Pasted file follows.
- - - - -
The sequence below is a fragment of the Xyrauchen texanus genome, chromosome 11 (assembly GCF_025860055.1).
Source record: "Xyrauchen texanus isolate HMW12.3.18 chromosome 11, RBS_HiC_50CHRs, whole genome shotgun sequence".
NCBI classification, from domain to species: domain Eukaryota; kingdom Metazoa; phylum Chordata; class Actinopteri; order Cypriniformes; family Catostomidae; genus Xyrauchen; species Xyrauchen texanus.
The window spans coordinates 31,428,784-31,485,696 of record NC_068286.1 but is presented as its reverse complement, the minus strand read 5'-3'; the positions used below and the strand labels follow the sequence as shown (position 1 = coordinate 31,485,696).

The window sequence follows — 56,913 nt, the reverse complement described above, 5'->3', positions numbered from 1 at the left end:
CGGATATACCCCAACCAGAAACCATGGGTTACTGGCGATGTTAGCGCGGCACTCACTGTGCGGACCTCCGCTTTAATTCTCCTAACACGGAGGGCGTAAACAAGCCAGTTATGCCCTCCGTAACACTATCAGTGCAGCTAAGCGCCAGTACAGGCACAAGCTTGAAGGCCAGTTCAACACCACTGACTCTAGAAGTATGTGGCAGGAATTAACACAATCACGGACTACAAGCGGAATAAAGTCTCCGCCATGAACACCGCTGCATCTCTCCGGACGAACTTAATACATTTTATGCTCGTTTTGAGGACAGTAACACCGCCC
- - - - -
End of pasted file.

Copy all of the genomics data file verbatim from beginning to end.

The sequence below is a fragment of the Xyrauchen texanus genome, chromosome 11 (assembly GCF_025860055.1).
Source record: "Xyrauchen texanus isolate HMW12.3.18 chromosome 11, RBS_HiC_50CHRs, whole genome shotgun sequence".
NCBI classification, from domain to species: domain Eukaryota; kingdom Metazoa; phylum Chordata; class Actinopteri; order Cypriniformes; family Catostomidae; genus Xyrauchen; species Xyrauchen texanus.
The window spans coordinates 31,428,784-31,485,696 of record NC_068286.1 but is presented as its reverse complement, the minus strand read 5'-3'; the positions used below and the strand labels follow the sequence as shown (position 1 = coordinate 31,485,696).

The window sequence follows — 56,913 nt, the reverse complement described above, 5'->3', positions numbered from 1 at the left end:
CGGATATACCCCAACCAGAAACCATGGGTTACTGGCGATGTTAGCGCGGCACTCACTGTGCGGACCTCCGCTTTAATTCTCCTAACACGGAGGGCGTAAACAAGCCAGTTATGCCCTCCGTAACACTATCAGTGCAGCTAAGCGCCAGTACAGGCACAAGCTTGAAGGCCAGTTCAACACCACTGACTCTAGAAGTATGTGGCAGGAATTAACACAATCACGGACTACAAGCGGAATAAAGTCTCCGCCATGAACACCGCTGCATCTCTCCGGACGAACTTAATACATTTTATGCTCGTTTTGAGGACAGTAACACCGCCC